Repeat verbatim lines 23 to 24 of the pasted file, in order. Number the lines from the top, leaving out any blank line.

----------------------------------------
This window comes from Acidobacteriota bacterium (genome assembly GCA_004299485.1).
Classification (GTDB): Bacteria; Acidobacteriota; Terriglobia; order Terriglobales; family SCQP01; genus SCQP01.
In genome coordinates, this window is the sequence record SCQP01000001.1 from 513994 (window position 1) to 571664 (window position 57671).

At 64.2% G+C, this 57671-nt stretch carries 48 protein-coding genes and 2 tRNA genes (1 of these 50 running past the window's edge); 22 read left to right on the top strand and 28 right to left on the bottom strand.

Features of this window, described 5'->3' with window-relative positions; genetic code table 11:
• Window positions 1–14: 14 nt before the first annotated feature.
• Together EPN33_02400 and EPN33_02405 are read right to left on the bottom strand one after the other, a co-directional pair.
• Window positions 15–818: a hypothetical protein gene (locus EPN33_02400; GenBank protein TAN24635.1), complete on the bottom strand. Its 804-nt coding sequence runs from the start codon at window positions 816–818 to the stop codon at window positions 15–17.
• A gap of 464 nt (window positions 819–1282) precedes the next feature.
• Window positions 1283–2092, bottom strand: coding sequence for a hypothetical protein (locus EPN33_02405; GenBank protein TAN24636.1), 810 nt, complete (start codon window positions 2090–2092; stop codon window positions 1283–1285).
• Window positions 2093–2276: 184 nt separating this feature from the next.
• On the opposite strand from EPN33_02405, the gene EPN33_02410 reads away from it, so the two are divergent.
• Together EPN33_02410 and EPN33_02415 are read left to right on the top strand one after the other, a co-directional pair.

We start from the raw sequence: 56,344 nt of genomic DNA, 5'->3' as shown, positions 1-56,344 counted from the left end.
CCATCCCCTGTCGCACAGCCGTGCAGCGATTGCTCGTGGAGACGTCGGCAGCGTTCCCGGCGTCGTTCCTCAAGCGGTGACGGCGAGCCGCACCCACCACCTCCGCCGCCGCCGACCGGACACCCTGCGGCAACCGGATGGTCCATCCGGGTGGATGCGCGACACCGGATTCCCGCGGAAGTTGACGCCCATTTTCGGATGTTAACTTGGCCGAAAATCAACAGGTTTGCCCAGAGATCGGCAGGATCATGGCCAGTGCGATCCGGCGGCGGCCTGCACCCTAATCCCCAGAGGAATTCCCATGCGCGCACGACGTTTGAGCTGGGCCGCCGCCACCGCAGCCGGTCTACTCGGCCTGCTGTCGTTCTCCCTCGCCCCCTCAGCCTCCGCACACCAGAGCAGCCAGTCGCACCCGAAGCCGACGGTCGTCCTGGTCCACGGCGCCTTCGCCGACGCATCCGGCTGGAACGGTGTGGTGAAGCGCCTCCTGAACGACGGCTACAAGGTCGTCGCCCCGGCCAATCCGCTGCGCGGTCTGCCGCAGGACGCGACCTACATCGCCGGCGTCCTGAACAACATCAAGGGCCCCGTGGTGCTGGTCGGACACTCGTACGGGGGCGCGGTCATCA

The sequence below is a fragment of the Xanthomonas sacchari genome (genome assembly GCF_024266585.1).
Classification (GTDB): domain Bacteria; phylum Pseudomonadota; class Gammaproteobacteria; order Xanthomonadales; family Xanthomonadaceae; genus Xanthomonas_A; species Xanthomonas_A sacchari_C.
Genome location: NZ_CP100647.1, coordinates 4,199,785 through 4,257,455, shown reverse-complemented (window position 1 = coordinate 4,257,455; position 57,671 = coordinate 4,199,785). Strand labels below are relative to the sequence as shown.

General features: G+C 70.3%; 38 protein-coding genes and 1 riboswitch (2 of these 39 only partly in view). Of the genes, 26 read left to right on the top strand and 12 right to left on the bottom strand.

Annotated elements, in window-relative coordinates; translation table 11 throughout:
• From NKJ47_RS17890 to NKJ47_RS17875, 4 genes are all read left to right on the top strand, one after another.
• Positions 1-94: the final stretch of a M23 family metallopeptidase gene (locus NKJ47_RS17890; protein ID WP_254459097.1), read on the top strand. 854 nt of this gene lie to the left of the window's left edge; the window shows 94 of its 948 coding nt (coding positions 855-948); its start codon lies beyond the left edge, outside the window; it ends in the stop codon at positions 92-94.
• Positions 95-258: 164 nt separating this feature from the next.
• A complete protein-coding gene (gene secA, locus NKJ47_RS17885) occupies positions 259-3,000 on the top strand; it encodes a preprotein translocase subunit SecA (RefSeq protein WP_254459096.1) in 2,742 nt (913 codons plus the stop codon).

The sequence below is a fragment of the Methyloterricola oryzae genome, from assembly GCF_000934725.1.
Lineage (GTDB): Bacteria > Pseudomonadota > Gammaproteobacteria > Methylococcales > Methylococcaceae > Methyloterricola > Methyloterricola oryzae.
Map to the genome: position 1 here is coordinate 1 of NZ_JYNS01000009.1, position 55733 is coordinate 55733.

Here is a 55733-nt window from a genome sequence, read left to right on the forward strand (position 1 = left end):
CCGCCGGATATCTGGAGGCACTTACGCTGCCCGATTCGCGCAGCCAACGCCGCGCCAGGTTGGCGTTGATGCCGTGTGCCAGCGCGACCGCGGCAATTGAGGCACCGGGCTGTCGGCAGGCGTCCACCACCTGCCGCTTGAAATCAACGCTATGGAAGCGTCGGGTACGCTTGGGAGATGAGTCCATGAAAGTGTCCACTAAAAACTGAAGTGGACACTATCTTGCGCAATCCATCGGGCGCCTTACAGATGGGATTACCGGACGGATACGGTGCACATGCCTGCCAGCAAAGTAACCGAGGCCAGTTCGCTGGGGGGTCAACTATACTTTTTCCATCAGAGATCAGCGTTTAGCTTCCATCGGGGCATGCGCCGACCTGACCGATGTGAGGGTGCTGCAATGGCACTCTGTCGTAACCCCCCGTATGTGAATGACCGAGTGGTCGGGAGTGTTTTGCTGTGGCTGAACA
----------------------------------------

• Positions 95-258: 164 nt separating this feature from the next.
• A complete protein-coding gene (gene secA, locus NKJ47_RS17885) occupies positions 259-3,000 on the top strand; it encodes a preprotein translocase subunit SecA (RefSeq protein WP_254459096.1) in 2,742 nt (913 codons plus the stop codon).